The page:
TORRES: So public housing in New York City is almost exclusively dependent on federal funding. I think it's worth providing some context about public housing. I would submit to you that there's been no institution in America that's been more savagely neglected by the federal government than public housing.

SHAPIRO: And that's even under Democratic administrations.

TORRES: Under both administrations - it's been worse under Republicans, but there's been a bipartisan neglect of public housing. And the New York City Housing Authority has been so systematically starved of federal funding that it has $17 billion worth of unmet capital needs.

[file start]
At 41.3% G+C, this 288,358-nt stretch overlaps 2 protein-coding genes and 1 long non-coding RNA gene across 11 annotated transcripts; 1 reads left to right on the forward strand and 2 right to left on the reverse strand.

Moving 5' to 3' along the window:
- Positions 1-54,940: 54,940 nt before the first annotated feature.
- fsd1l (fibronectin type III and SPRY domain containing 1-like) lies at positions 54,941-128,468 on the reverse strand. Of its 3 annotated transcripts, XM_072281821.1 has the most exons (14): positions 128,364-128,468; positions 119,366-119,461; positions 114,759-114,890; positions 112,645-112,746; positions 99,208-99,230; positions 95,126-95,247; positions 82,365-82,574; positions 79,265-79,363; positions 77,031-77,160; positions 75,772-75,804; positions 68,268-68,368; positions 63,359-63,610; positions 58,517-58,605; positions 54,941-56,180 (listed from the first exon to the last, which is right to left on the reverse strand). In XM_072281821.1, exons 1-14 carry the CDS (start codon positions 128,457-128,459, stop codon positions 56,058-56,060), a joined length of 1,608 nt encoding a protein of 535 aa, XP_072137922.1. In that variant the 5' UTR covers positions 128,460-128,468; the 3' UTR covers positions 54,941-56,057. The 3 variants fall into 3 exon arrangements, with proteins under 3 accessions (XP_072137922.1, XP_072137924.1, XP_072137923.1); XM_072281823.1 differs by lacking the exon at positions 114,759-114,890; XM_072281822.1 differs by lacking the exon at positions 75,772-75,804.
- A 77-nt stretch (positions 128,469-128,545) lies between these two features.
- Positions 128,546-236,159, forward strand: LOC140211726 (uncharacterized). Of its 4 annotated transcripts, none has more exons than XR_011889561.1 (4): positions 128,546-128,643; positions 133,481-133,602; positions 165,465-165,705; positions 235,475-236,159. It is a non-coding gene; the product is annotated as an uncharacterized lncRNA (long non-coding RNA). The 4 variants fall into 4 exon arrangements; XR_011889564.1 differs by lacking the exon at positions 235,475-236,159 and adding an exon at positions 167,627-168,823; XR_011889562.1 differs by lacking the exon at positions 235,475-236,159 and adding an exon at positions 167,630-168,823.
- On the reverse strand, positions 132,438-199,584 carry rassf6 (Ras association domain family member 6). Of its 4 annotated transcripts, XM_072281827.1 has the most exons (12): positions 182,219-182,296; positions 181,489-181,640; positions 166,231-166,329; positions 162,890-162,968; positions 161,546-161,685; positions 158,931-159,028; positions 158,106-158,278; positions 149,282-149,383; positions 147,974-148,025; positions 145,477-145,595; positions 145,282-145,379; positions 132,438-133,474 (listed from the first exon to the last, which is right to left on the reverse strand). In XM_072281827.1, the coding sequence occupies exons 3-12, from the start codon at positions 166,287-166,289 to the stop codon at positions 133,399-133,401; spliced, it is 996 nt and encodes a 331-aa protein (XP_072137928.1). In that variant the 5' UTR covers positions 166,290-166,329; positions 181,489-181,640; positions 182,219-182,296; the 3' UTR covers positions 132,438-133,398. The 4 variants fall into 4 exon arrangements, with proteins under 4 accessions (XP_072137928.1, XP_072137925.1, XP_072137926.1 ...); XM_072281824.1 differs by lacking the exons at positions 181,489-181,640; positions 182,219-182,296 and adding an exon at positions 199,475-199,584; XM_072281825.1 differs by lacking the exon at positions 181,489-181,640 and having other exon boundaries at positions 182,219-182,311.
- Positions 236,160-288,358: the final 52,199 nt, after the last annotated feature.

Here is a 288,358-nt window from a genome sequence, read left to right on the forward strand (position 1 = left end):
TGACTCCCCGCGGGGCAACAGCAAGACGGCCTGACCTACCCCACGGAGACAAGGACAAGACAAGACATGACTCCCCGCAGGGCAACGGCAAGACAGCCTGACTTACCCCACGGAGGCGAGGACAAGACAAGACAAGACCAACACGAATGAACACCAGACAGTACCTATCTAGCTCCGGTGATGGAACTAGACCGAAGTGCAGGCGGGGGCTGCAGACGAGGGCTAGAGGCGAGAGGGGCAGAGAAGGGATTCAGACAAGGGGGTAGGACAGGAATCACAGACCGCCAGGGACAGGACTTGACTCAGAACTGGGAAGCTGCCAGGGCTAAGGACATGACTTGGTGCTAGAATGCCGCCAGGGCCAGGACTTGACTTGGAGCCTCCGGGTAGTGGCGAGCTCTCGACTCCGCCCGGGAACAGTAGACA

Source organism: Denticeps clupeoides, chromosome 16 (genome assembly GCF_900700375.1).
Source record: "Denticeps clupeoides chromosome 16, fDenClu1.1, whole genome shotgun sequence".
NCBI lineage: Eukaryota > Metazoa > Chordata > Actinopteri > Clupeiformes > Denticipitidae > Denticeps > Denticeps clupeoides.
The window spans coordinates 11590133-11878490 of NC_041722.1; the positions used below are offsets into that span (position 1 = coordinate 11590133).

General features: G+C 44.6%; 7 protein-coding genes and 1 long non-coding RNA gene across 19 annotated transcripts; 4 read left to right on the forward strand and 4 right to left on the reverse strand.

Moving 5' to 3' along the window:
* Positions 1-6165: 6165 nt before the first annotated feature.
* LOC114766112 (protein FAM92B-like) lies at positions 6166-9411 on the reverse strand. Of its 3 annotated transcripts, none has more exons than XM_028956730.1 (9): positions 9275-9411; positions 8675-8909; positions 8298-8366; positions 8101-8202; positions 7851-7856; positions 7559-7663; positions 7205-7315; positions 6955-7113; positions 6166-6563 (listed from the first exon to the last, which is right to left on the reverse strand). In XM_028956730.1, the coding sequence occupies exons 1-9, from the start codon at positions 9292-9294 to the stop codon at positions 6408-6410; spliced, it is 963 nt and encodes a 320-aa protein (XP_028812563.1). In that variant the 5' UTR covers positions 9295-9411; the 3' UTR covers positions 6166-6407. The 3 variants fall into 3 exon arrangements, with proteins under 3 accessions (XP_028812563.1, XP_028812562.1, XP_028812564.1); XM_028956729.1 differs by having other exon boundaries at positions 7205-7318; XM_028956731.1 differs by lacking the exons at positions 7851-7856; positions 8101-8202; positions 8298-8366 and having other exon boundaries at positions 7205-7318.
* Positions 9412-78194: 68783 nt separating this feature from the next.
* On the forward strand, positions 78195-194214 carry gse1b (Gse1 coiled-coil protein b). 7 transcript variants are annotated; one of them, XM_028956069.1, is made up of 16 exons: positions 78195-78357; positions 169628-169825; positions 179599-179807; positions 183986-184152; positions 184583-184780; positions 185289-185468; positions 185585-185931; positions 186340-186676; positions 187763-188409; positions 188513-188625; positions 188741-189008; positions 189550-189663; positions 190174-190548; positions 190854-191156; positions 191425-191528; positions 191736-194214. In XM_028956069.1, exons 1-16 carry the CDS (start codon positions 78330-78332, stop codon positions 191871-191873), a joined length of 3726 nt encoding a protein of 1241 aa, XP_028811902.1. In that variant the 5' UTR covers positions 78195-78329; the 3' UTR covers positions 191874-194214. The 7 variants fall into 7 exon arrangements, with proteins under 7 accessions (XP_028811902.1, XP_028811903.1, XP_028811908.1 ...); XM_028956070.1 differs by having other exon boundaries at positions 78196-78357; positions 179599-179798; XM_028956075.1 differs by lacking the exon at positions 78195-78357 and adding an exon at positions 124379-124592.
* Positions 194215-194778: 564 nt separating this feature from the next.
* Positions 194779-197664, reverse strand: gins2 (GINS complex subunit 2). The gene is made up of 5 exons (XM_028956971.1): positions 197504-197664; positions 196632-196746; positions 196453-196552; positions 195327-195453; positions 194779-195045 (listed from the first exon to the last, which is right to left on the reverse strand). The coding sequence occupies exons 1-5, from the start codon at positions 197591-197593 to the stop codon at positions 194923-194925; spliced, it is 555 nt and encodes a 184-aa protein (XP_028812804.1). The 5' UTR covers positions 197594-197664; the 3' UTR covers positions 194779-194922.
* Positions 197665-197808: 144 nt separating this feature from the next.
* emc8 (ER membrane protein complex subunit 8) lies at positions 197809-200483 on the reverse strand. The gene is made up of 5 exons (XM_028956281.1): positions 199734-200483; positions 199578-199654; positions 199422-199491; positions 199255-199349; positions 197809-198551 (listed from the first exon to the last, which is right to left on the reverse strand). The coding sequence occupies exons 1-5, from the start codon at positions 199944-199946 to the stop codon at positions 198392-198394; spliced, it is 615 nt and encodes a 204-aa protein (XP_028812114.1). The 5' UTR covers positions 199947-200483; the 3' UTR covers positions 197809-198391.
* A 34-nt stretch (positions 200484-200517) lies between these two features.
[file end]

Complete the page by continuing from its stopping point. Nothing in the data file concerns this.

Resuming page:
SHAPIRO: So $17 billion is not a dream wish list. Seventeen billion dollars billion is getting the heating and plumbing working in every building that needs it.

TORRES: The core infrastructure needs - so in order to replace every system and every structure, every brick, every roof that requires repair, the government would have to invest $17 billion. And so public housing is standing on a precipice. And it is in such a fragile state that it frankly cannot afford to absorb a new level of budget cuts from the federal government. But I believe that those cuts are likely to come, and it worries me.

SHAPIRO: And then what happens?